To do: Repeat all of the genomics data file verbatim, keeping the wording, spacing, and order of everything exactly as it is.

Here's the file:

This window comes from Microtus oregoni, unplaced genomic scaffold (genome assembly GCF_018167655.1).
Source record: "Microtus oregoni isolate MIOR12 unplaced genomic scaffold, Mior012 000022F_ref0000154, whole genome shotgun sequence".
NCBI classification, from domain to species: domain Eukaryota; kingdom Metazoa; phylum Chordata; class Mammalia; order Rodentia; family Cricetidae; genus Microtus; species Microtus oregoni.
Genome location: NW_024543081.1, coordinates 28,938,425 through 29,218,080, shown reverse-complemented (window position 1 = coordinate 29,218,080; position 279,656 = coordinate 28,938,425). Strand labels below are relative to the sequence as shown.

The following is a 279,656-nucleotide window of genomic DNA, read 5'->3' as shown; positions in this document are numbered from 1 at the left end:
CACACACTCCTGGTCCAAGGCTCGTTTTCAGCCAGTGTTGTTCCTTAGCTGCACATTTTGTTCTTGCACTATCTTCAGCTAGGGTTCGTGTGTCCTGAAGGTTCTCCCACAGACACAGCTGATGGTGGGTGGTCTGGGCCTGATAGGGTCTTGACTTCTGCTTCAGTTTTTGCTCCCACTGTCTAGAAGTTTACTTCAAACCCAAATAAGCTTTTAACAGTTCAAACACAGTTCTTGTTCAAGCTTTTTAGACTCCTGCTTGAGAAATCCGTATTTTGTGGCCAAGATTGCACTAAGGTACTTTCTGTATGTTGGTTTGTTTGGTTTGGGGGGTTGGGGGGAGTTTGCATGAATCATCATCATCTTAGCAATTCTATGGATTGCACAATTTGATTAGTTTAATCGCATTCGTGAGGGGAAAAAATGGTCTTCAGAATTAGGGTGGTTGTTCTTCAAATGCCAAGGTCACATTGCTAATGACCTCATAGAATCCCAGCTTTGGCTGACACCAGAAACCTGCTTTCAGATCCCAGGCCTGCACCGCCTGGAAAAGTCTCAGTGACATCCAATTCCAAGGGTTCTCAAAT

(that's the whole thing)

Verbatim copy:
This window comes from Microtus oregoni, unplaced genomic scaffold (genome assembly GCF_018167655.1).
Source record: "Microtus oregoni isolate MIOR12 unplaced genomic scaffold, Mior012 000022F_ref0000154, whole genome shotgun sequence".
NCBI classification, from domain to species: domain Eukaryota; kingdom Metazoa; phylum Chordata; class Mammalia; order Rodentia; family Cricetidae; genus Microtus; species Microtus oregoni.
Genome location: NW_024543081.1, coordinates 28,938,425 through 29,218,080, shown reverse-complemented (window position 1 = coordinate 29,218,080; position 279,656 = coordinate 28,938,425). Strand labels below are relative to the sequence as shown.

The following is a 279,656-nucleotide window of genomic DNA, read 5'->3' as shown; positions in this document are numbered from 1 at the left end:
CACACACTCCTGGTCCAAGGCTCGTTTTCAGCCAGTGTTGTTCCTTAGCTGCACATTTTGTTCTTGCACTATCTTCAGCTAGGGTTCGTGTGTCCTGAAGGTTCTCCCACAGACACAGCTGATGGTGGGTGGTCTGGGCCTGATAGGGTCTTGACTTCTGCTTCAGTTTTTGCTCCCACTGTCTAGAAGTTTACTTCAAACCCAAATAAGCTTTTAACAGTTCAAACACAGTTCTTGTTCAAGCTTTTTAGACTCCTGCTTGAGAAATCCGTATTTTGTGGCCAAGATTGCACTAAGGTACTTTCTGTATGTTGGTTTGTTTGGTTTGGGGGGTTGGGGGGAGTTTGCATGAATCATCATCATCTTAGCAATTCTATGGATTGCACAATTTGATTAGTTTAATCGCATTCGTGAGGGGAAAAAATGGTCTTCAGAATTAGGGTGGTTGTTCTTCAAATGCCAAGGTCACATTGCTAATGACCTCATAGAATCCCAGCTTTGGCTGACACCAGAAACCTGCTTTCAGATCCCAGGCCTGCACCGCCTGGAAAAGTCTCAGTGACATCCAATTCCAAGGGTTCTCAAAT